Is your membership full of identical people with the same interests, preferences and behavior? No, I didn’t think so. But I bet many membership organizations send the same election marketing messages to all their members, no matter the member’s past behavior.
I was reminded about the importance of targeting marketing messages by voter segment during a recent Associations 101 webinar presented by Lauren Hefner, CAE — Ten Tips in Twenty Minutes: Segmenting Stakeholder Communications.
The most important thing to remember is this: don’t treat all voters the same.
Segment election messaging by voters’ past behavior.
During the 2012 presidential campaign, Obama’s team tested everything in emails that could possibly be tested. The only factor that made a big difference was tailoring messages to a person’s previous actions, i.e., their past behavior. Hefner reinforced this message — make sure the segments you’re using reflect behavioral differences. Start by identifying two groups of eligible voters — past voters and unreliable or non-voters — and target each with specific messaging.
What if you don’t have data on voting history? Hefner suggests looking at the member data you do have and may take for granted, for example, board, committee and task force members, or members who volunteer or attend events regularly. Or, for your next election, you could start from scratch and treat all members as non-voters and begin collecting data on their actual voting behavior.
Election marketing message ideas for non-voters
Help unreliable/non-voters think of themselves as voters. The word “voter” (an identity) is much more powerful than the word “vote” or “voting” (an activity). Even if they haven’t voted in the past, if you address them as the type of person who votes, they will want to live up to the expectations that come along with that identity. The Obama campaign used this tactic successfully in their scripts.
Another effective message for unreliable/non-voters is “join the crowd.” Studies have shown that messages referring to low turnout have no effect, but messages that encourage voters to join the crowd (“everyone is doing it”) are more apt to compel people to vote. To reinforce this messaging, provide updates on how many people have voted so far and share the names of people who have voted.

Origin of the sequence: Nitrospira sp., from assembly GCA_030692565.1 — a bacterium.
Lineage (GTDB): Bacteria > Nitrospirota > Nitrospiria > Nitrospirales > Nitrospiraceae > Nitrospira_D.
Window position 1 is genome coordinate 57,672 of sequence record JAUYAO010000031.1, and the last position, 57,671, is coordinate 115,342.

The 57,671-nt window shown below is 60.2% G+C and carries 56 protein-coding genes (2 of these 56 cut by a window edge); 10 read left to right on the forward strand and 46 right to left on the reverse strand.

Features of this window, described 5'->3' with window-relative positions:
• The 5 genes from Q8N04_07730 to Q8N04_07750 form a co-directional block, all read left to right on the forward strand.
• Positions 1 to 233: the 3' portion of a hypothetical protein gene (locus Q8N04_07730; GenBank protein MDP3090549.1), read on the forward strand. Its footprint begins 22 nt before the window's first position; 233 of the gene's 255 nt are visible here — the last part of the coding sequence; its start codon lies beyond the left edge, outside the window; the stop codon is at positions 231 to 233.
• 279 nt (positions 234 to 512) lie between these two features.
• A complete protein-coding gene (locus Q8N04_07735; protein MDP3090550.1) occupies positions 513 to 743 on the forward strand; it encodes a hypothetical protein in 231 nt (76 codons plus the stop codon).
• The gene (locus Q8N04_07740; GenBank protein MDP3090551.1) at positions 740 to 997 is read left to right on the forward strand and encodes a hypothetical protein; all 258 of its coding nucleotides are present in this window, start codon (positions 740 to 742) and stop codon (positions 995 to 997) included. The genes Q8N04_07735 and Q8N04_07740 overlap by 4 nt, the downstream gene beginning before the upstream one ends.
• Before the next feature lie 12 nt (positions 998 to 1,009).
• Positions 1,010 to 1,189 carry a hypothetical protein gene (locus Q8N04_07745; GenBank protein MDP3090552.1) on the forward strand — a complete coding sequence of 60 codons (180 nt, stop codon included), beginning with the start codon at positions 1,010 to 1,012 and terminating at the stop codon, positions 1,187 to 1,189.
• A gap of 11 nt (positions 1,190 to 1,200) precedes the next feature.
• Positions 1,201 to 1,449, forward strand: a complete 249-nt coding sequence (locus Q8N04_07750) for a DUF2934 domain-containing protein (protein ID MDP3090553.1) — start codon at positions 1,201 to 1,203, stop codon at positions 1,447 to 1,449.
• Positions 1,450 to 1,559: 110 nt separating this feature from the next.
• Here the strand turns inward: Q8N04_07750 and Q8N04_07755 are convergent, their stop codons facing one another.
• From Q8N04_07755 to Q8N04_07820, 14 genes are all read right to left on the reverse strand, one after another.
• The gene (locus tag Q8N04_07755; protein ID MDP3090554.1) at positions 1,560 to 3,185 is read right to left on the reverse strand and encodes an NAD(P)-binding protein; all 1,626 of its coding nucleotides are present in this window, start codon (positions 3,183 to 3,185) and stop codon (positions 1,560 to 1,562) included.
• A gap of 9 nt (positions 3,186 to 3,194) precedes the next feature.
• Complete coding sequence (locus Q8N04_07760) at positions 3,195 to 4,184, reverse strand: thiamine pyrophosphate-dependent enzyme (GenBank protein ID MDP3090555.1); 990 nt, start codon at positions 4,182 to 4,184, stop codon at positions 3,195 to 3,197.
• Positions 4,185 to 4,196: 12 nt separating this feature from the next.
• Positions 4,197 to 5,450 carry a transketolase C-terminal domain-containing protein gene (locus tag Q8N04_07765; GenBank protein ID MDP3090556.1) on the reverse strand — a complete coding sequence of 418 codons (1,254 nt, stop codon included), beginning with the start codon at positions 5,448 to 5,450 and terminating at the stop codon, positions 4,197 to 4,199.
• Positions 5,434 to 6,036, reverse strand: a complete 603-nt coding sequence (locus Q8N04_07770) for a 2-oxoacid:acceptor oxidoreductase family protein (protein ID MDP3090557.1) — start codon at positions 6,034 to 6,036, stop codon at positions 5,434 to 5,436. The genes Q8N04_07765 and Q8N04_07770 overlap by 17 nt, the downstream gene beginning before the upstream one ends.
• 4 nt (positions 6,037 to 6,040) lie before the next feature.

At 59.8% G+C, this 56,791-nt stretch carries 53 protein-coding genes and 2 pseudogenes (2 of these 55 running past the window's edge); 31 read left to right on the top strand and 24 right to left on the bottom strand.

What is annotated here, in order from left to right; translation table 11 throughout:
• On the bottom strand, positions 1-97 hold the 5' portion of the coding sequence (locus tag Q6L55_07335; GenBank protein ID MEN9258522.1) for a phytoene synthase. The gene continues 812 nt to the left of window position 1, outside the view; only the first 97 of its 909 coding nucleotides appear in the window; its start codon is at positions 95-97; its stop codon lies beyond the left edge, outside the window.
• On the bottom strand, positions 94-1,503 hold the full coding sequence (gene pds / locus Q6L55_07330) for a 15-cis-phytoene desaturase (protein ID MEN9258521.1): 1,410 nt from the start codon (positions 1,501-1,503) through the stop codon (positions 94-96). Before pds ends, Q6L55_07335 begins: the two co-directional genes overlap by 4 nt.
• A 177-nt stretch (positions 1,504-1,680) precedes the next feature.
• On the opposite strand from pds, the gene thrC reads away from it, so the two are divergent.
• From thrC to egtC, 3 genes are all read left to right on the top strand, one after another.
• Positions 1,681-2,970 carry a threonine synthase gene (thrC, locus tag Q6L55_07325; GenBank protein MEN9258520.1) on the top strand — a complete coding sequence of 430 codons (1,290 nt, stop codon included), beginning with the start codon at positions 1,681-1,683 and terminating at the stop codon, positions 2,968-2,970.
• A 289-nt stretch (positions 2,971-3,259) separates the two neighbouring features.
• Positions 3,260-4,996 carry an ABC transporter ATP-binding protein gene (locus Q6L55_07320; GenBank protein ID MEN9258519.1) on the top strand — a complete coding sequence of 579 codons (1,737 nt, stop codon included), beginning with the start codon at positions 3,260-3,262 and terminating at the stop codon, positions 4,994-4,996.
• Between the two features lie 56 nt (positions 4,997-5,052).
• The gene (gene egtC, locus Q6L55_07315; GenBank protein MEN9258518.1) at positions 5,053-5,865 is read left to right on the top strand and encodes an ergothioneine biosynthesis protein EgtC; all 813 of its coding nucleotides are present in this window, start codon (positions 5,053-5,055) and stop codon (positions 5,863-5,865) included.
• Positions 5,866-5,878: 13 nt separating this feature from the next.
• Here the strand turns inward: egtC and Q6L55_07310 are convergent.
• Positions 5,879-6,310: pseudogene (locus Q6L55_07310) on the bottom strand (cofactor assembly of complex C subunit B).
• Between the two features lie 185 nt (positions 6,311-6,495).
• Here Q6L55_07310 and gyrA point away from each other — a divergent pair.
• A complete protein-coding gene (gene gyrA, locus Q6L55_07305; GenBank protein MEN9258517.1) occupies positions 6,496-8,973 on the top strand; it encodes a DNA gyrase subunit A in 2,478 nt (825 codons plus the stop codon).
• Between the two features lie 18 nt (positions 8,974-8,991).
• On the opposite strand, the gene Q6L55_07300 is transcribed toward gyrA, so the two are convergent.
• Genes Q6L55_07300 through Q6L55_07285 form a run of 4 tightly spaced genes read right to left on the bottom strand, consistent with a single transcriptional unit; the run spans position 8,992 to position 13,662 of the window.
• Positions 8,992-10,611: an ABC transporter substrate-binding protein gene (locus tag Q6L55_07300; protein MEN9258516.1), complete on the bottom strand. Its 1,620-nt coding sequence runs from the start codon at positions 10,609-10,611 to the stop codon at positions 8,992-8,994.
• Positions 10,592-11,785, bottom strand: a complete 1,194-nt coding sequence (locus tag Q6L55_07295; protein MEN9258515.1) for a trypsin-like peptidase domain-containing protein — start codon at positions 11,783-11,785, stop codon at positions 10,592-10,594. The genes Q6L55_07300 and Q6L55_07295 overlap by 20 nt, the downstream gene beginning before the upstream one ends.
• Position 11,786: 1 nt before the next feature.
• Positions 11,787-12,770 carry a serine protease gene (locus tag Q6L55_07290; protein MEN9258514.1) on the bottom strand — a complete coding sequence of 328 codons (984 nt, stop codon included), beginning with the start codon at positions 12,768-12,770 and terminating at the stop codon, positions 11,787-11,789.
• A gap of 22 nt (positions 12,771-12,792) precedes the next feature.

Election marketing messages for regular voters
Hefner also advises an annual review of segmentation since people move in and out of segments. Many of your non-voters will become part of the voting crowd. In future elections you want to help them maintain their social identity or self-image as part of a superior or virtuous group – voters. In election marketing messages, speak of their influence, participation, leadership, contributions or professionalism in such a way that affirms they’re part of an elite group that makes a difference.
Other segmentation ideas
Segment your voters by communication preference too. Who prefers emails? Printed materials? Social updates? Texts? Hefner says to pay attention to the devices people are using. If voters are reading your emails on their mobile phones, it’s important to design mobile-friendly subject lines and email copy.
If your member data is comprehensive enough and your technology is sophisticated enough, you could identify how the election impacts different segments of your membership, for example, early-career members vs. veteran members, or nearby members vs. far-away members. In preparation for the development of election marketing messages, take time to think about the election from each segment’s perspective. Instead of making assumptions, talk to a sample of members from each segment. Why would they vote? How does the outcome affect them? How will voting make them feel?
At Votenet, we always encourage our clients to become electioneers. Experiment and test. See what works – what type of messaging, subject lines or templates will cause someone to open an email or click a link. Design a marketing campaign that targets unreliable or non-voters so you can move them into the regular voter segment.